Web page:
Signpost (Weber, Utah), 2010-03-081
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Where are WSU grads now? see page 4 AT A GLANCE EDITORIAL FEATURES CLASSIFIEDS.. 2 3 4 5 O TH E 1934 ci'Oy ?7i'e(7erJ 2009 10 n frn if MONDAY, MARCH 8, 2010 VOL 80 ISSUE 70 WEBER STATE UNIVERSITY WWW.WSUSI6NP0ST.COM mm mj dtj U ml International news in brief V Of g j uj Thompson becomes first female: Student Body Officer since 1993 By Spencer Garn assL news editor I The Signpost In one of the closest elections in WSU history, Victoria Thompson edged Lee Naylor by 19 votes Friday night to become the first female Weber State University Student Body President since 1993. "I think that means that anybody can do anything; it doesn't matter who you are," Thompson said. "This year we have a (president) that's in a wheelchair and I think that's awesome, and just as awesome is this year we have a female president." Thompson received 39.7 percent of 1,434 votes while Naylor received 38.3 percent. Thompson attributed her narrow win to her credentials and aggressive campaign, which won her the vote of at least one student. "She was handing out juice boxes at the shuttle stop and it was one of the days when it was a blizzard," said Rachel Park, a student who voted for Thompson. "That's dedication." Naylor also applauded Thompson's campaign, calling it one of the greatest ever seen at WSU. Naylor expressed appreciation for both of his opponents, saying that Cole Spicker, who finished last in the voting, showed a great deal of respect and integrity throughout his campaign. The programming vice president election was also closely contested, with Matthew Budge defeating Jennifer Peterson by only 35 votes. The other elected candidates include Tawny Choi as Diversity Vice President, Michelle Hall as Service Vice President, Shay Taylor as Clubs and Organizations Vice President, Kyle Braithwaite as See Winning page 6 ; V " . ' r . - r - ...... PHOIO BY BRYAN BUTTERFIELD THL MO,U Victoria Thompson hugs current Student Body President Tyler Lathem on Friday, March 5 after narrowly beating out Lee Naylor for the 2010-11 SBO position. Students hold fundraising humanitarian event for women t r By Frances Kelsey editor in chief l The Signpost Last May, Weber State University students traveled to Guatemala to help local women start their own businesses. "Last year in 2009, Weber State had ' a humanitarian fundraiser where they went out to Guatemala and they did something called micro-financing, where they give loans to underprivileged women to start up a small business," said WSU senior Jason Herman, head of the fundraiser. "The loans are small; they're $30 or $50, which is enough for them to buy, say, a tortilla press and some flour to start a business selling tortillas, or beads to make jewelry. So we're giving them a permanent source of income rather than giving them a handout." The students are continuing their efforts to aid women of Guatemala and hope to preserve the Mayan culture by raising enough funds to start a Mayan ecological museum. "What happens with the loans is as they pay those back," Herman said, "that money will go into a com munity fund that will help other women in the community by allowing them to have their own loans and start their own businesses." The students continued to raise money for Guatemala on Thursday, March 4. Five local restaurants on 25th St. in Ogden participated in the fundraiser through donating a percentage of their profits or through servers donating their tips and customers giving donations. Roosters Brewing Co. was one of the restaurants that participated in the fundraiser. "The owners, Kym and Pete Buttschardt, they have decided to donate 5 percent of the sales tonight to the fundraisers," said Roosters manager Malinda Kennington. "They gave the servers the option if they wanted to donate tips, and we have a bowl where customers could donate." The Union Grill, located at the Union Station, also donated 5 percent of their sales to the fundraiser, with the Artesian Grille, Bistro 258 and La Ferrovia participating as well. "It was one of those things," said See Guatemala page 6 J v I'liUIUiSl liKAN BUI ItKNLLL) IL i(..,'Ui WSU senior Jason Herman, helps serve some food to some customers of Bristo 258 at 25th St. on Thursday, March 4. Five local restaurants participated and donated a percentage of profits to the humanitarian fundraiser. WSU celebrates Women's History Month 30th anniversary of Women's Studies program coincides with history month in March By Candis Parkinson news reporter I Vie Signpost March marks the 30th anniversary ofWeber State University's Women's Studies program. March is also Women's History Month, the time to celebrate women who have made an impact on history around the world. "It's important that we don't forget that women have played an equal role in shaping our country and our world," said Michael Martinez, a WSU psychology senior. "Reminding ourselves of that is always a good thing." Women's History Month is intended to focus on not only prominent women, but also women less known or heard of. "Women's History Month is a time to remember women who are generally left out of our history books," said Maria D. Parilla de Kokal, Women's Studies program coordinator. ' For the past 30 years, WSU has annually taken the time to remember and recognize those women who have had an impact and changed societies for the better. Events are held every March to commemorate and cele brate the lives of these women and their positive impacts on the world. Events kicked off March 1. Women's Studies has coordinated events to span the month of March, including art galleries at the Davis campus, poetry readings, displays, book discussions and guest speakers. AJ1 events will focus on honoring women throughout history-Students on campus said it is important to recognize and remember those who have helped put U.S. society where it is todav. Many historical women are interest ing and prominent figures for both men and women. "Rosa Parks, Harriett Tubman and Queen Isabella I have all been important to me in our history," Martinez said. "Rosa and Harriett are people that started out with next to nothing but gave themselves selflessly to others, and that is commendable." "It's important that we don't forget that women have played an equal role in shaping our country and our world." Michael Martinez WSU psychology sc:or ' Although Martinez was initially unaware such a month existed, he said he was happy to hear about it and felt it is important to remember those individuals. "It's good to remember how oppressed women were in the past, where you have been, where you are now and where you want to be in the future," he said. Naomi Stewart, a WSU social work junior, also talked of Women's History Month's importance. "I think it's important for us to be aware of things that are still going," Stewart said. "It builds on our ability to create equality not just for all women, but for all people." Stewart said it is important to remember the wom en who led the women's suffrage. She said that without their actions, society would not be as productive as it is today. "The women's suffrage made people aware that women deserve all the same and equal rights as men," Stewart said. See Women page b BEIJING (AP) China's central bank governor acknowledged on Saturday diat Beijing is using its controversial exchange-rate controls to cope with die global economic crisis and said it will be cautious about retreating from the policy. Gov. Zhou Xiaochuan's comments come as Beijing faces rising pressure to ease controls that Washington and other trading partners say keep its yuan undervalued, swelling its trade surplus. President Barack Obama says he will press for an end to currency systems that he says depress export prices and hurt American companies. At a news conference during the annual meeting of China's ceremonial legislature, Zhou said a "special foreign exchange mechanism" is part of Beijing's crisis response. China has held the yuan steady against the dollar since late 2008 in an apparent effort to help China's exporters compete abroad, though authorities have never openly confirmed that. The yuan's value was tied to the dollar for decades, but Beijing broke that link in 2005 and allowed the currency to rise about 20 percent through late 2008. That rise was halted after the global crisis hit. "It could take two to three years to recover to the 2008 level," Chen said. "Proceeding from die high unemployment and low deposit rates in die epicenter of the financial tsunami, the world consumer market and real recovery of China's exports require time." Oddball news Utah man determined to get arrested gets his wish SALT LAKE CITY (AP) A man rebuffed in an attempt to get arrested finally got his wish when he went for an officer's handgun. Unified police documents said the 54-year-old transient tried to turn himself in at the jail last weekend but an officer told him he had no reason to arrest him. At that point, police said the man grabbed for the officer's gun saying, "Maybe I'll try suicide by cop." Police said he failed in getting the gun and he also changed his mind about wanting to go to jail because he began to resist. The man, who was described as belligerent and appeared to be intoxicated, was subdued and jailed. And he might have gotten more than he bargained for. Police said he was hit with several charges, including a serious felony of disarming a peace officer. No oath, no conviction, Mich, court says ANN ARBOR, Mich. (AP) A Michigan man sent to prison for 15 years is getting a new trial after the judge failed to do a routine procedure ask the jury to take an oath. Timothy Bccktel was sentenced in 2008 for assault with intent to murder. But his appellate lawyer successfully argued that the verdict should be thrown out because the jury didn't swear to return an honest decision based on law and evidence. The Michigan Court of Appeals said Friday it must erase the verdict to preserve the fairness and integrity of the judicial system. Assistant prosecutor David King says his office might appeal to the Michigan Supreme Court. He says Becktel's trial attorney never objected to the lack of a jury oath.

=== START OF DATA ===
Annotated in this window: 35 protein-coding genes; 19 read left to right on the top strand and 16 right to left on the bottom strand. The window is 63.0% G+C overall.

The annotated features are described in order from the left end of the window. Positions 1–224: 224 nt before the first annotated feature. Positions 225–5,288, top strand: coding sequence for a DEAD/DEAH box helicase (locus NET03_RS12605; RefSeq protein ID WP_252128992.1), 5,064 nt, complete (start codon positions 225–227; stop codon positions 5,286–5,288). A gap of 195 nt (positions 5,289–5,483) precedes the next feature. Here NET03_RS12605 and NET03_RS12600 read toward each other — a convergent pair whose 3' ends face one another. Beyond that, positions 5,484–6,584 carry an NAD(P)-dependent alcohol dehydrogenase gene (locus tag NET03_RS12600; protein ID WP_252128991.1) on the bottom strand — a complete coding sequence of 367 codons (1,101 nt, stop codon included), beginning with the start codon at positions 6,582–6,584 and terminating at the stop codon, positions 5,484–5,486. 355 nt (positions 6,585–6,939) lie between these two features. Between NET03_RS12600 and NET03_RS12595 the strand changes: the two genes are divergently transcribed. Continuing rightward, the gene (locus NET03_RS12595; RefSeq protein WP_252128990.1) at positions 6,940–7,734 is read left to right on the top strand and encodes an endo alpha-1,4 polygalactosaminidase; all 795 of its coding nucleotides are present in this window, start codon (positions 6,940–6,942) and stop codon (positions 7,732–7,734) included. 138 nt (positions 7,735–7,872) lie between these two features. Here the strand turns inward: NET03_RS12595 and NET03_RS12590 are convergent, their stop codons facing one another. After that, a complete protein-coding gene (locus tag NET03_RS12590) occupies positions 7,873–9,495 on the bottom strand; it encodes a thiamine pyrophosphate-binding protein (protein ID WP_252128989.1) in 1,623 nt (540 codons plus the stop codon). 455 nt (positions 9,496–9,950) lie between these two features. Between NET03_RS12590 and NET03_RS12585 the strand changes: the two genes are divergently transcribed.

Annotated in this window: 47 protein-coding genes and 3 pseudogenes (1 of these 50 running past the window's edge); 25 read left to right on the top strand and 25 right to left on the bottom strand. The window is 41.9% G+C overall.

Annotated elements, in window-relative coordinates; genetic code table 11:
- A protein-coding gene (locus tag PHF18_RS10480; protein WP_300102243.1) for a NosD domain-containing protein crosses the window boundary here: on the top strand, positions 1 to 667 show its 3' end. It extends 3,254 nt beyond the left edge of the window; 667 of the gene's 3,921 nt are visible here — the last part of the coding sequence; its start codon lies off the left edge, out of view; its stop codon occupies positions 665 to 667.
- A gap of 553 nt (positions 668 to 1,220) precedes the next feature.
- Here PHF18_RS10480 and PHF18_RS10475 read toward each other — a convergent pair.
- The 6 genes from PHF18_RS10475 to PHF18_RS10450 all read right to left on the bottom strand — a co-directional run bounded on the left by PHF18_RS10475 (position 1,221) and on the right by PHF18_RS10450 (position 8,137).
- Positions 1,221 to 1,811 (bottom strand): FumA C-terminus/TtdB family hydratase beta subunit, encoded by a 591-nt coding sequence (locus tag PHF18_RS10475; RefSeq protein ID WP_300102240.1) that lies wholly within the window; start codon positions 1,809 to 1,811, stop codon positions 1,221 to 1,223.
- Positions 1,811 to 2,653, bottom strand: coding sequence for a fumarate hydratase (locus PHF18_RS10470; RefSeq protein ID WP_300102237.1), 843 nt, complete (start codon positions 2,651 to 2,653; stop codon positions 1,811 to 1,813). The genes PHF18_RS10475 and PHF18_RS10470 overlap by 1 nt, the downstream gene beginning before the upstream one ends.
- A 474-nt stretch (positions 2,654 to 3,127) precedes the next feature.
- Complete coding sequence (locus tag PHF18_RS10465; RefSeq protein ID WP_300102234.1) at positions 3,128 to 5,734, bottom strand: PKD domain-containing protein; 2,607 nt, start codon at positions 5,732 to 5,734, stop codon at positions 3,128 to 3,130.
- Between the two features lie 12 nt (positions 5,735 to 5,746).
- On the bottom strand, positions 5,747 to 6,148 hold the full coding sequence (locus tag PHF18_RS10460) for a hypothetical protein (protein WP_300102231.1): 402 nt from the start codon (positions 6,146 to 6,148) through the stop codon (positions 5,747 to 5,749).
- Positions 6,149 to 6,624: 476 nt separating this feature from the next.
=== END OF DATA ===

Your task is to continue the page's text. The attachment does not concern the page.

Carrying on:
|Title||Signpost (Weber, Utah), 2010-03-08, Vol. 80, No. 70|
|Creator||Weber State University|
|Contributors||Associated Students of Weber State University; A generous grant from the Utah State Library and the Institute of Museum and Library Services.|
|Description||Weber's current student newspaper, the Signpost, first appeared on September 29, 1937. For two years prior to that time, campus news was disseminated via announcements posted on a bulletin board known as the "Signpost". As a result, the masthead of the first issue of the paper itself featured a rudimentary wooden sign with the title spelled out in rustic-looking letters. Over the years the paper has been published continuously, though the look, size and style has changed several times.|
|Subject||College student newspapers and periodicals; Weber State University|
|Publisher Digital||Stewart Library, Weber State University|
|Source||University Archives LD5893.W55 S5, Stewart Library, Weber State University|
|Rights Management||Public Domain. Courtesy of University Archives, Stewart Library, Weber State University.|